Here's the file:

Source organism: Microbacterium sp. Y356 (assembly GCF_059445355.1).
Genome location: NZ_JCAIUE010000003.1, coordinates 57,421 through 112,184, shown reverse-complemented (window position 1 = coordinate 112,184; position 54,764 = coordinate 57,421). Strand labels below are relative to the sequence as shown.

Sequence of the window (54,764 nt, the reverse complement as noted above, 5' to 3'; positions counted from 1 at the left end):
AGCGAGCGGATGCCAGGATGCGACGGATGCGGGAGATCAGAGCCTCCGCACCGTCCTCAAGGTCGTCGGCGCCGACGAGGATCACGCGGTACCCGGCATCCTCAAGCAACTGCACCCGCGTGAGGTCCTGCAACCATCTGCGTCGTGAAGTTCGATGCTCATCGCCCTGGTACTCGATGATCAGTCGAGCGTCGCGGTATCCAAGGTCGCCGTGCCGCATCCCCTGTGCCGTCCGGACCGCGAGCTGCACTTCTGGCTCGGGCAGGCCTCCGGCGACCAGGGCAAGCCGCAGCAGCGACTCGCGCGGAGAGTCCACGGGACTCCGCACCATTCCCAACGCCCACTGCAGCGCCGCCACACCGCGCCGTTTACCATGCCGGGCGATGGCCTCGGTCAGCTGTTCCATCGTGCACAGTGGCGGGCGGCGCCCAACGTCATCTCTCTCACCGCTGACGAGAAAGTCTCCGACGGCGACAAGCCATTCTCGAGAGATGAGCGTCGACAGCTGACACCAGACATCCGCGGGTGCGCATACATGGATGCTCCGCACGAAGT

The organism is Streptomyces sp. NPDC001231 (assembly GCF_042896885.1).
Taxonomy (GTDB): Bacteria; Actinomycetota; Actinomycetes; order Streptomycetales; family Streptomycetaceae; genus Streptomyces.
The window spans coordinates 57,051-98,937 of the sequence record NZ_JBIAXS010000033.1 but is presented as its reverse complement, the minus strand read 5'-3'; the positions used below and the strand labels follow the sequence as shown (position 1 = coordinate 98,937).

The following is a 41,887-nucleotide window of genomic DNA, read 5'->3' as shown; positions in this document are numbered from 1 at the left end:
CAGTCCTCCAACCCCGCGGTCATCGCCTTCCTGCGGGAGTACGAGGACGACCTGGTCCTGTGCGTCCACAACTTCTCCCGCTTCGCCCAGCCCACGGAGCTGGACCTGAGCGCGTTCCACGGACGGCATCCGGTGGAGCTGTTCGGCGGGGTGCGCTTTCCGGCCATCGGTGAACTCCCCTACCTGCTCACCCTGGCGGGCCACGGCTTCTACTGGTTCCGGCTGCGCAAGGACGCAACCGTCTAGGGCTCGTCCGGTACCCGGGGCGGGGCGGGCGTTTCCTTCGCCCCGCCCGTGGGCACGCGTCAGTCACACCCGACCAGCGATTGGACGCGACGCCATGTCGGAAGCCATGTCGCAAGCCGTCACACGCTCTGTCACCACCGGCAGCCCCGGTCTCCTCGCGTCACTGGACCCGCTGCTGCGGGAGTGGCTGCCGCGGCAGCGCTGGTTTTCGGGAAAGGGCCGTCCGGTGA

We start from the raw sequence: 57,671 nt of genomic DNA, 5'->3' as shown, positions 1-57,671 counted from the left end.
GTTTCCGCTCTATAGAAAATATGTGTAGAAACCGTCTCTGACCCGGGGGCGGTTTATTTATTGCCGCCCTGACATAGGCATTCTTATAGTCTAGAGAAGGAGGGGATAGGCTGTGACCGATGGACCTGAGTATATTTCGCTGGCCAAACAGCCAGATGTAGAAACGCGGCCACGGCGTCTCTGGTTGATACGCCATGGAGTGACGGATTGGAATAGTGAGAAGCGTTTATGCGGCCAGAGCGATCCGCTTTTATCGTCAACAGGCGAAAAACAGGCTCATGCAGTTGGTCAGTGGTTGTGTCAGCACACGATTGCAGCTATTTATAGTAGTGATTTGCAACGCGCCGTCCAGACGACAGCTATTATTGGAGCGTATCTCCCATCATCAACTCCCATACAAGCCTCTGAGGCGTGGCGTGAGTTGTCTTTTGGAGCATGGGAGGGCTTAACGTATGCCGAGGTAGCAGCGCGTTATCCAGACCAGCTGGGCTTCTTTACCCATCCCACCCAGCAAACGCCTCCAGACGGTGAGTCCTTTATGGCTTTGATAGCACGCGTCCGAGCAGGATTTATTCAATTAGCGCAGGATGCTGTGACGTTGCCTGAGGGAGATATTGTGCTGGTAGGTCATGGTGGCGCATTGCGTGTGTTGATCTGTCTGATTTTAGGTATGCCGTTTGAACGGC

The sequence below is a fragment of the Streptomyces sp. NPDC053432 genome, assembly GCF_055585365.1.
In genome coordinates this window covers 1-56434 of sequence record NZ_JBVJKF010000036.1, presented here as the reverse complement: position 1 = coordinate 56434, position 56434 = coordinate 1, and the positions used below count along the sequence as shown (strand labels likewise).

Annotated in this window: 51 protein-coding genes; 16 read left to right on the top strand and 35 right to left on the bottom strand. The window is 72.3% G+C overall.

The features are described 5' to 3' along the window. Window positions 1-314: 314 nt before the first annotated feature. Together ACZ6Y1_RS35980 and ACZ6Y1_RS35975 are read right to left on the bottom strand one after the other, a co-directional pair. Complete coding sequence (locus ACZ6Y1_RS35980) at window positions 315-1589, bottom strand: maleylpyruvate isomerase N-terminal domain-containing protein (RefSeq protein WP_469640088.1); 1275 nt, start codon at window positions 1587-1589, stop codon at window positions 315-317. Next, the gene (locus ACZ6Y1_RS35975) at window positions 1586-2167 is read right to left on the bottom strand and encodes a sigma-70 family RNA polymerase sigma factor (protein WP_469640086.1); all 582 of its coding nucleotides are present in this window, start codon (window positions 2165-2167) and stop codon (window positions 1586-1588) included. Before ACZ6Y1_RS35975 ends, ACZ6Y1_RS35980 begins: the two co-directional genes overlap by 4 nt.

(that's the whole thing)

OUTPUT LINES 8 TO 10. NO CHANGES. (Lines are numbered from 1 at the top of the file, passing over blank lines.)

The following is a 41,887-nucleotide window of genomic DNA, read 5'->3' as shown; positions in this document are numbered from 1 at the left end:
CAGTCCTCCAACCCCGCGGTCATCGCCTTCCTGCGGGAGTACGAGGACGACCTGGTCCTGTGCGTCCACAACTTCTCCCGCTTCGCCCAGCCCACGGAGCTGGACCTGAGCGCGTTCCACGGACGGCATCCGGTGGAGCTGTTCGGCGGGGTGCGCTTTCCGGCCATCGGTGAACTCCCCTACCTGCTCACCCTGGCGGGCCACGGCTTCTACTGGTTCCGGCTGCGCAAGGACGCAACCGTCTAGGGCTCGTCCGGTACCCGGGGCGGGGCGGGCGTTTCCTTCGCCCCGCCCGTGGGCACGCGTCAGTCACACCCGACCAGCGATTGGACGCGACGCCATGTCGGAAGCCATGTCGCAAGCCGTCACACGCTCTGTCACCACCGGCAGCCCCGGTCTCCTCGCGTCACTGGACCCGCTGCTGCGGGAGTGGCTGCCGCGGCAGCGCTGGTTTTCGGGAAAGGGCCGTCCGGTGA

We start from the raw sequence: 57,671 nt of genomic DNA, 5'->3' as shown, positions 1-57,671 counted from the left end.